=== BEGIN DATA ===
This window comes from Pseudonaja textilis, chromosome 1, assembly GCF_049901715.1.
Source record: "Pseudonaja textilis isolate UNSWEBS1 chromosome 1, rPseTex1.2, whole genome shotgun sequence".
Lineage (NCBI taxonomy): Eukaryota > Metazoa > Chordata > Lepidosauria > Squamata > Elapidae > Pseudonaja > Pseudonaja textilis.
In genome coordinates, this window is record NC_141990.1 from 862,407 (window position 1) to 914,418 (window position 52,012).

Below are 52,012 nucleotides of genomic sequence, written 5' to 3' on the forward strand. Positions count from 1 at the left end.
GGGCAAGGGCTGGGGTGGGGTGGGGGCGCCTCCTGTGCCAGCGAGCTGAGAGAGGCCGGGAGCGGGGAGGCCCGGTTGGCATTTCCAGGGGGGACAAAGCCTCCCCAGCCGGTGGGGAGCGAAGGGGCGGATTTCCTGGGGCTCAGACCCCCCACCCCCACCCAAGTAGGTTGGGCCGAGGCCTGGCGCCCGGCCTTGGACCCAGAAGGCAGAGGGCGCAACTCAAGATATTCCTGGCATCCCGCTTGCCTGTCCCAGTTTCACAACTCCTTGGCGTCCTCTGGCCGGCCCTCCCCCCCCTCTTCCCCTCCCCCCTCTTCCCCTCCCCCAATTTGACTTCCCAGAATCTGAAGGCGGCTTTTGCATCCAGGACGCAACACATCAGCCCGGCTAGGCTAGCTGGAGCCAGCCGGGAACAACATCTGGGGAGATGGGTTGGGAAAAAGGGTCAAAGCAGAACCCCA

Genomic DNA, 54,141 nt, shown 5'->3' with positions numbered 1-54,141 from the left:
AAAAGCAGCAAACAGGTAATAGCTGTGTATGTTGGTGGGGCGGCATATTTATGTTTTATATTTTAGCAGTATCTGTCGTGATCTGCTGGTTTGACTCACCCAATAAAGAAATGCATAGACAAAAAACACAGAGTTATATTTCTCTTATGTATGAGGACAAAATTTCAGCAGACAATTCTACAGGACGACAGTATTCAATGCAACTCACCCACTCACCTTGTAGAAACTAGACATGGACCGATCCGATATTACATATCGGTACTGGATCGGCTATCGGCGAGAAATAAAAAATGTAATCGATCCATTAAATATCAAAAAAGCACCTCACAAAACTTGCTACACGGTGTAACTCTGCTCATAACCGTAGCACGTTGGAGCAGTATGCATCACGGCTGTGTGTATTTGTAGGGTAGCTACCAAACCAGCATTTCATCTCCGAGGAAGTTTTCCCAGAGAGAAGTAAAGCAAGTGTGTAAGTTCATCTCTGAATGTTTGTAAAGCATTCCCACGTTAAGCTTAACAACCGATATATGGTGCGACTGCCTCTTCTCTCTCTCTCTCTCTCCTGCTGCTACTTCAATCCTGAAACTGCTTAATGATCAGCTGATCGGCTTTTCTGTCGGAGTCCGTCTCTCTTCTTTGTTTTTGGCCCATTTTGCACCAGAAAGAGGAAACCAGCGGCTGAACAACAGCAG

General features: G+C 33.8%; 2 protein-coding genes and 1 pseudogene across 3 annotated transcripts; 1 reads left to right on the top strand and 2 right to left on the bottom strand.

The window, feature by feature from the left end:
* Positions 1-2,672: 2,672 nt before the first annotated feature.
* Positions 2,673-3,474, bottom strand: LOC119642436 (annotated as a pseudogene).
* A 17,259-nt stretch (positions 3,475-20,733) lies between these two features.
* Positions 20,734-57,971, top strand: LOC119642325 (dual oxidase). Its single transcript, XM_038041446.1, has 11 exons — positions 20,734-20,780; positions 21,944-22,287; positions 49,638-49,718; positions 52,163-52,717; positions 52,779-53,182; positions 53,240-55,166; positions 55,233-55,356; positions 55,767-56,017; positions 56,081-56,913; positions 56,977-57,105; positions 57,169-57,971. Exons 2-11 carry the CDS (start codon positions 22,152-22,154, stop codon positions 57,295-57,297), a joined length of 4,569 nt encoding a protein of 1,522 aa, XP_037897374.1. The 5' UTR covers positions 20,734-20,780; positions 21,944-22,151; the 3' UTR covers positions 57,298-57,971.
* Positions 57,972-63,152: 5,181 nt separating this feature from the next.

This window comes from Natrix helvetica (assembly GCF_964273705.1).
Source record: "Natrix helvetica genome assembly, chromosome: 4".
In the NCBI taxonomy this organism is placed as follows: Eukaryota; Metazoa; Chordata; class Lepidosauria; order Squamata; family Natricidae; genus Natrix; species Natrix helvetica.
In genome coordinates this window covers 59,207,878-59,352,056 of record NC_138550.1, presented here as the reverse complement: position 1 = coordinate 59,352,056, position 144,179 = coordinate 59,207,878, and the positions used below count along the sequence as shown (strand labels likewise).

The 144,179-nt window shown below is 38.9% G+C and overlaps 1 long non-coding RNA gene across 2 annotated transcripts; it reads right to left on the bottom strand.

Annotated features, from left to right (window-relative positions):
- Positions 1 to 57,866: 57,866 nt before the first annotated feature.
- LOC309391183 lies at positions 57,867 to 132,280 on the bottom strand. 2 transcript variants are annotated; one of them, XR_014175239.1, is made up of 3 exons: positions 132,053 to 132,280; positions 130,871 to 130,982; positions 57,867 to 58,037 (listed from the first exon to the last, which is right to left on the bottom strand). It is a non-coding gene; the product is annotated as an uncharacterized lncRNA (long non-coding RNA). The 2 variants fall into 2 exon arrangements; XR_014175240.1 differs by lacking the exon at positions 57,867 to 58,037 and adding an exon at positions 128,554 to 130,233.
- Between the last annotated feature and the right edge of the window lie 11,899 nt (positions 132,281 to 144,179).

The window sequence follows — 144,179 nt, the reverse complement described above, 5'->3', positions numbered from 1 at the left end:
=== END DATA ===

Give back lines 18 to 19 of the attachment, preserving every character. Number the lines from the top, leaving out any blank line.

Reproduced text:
In the NCBI taxonomy this organism is placed as follows: Eukaryota; Metazoa; Chordata; class Lepidosauria; order Squamata; family Natricidae; genus Natrix; species Natrix helvetica.
In genome coordinates this window covers 59,207,878-59,352,056 of record NC_138550.1, presented here as the reverse complement: position 1 = coordinate 59,352,056, position 144,179 = coordinate 59,207,878, and the positions used below count along the sequence as shown (strand labels likewise).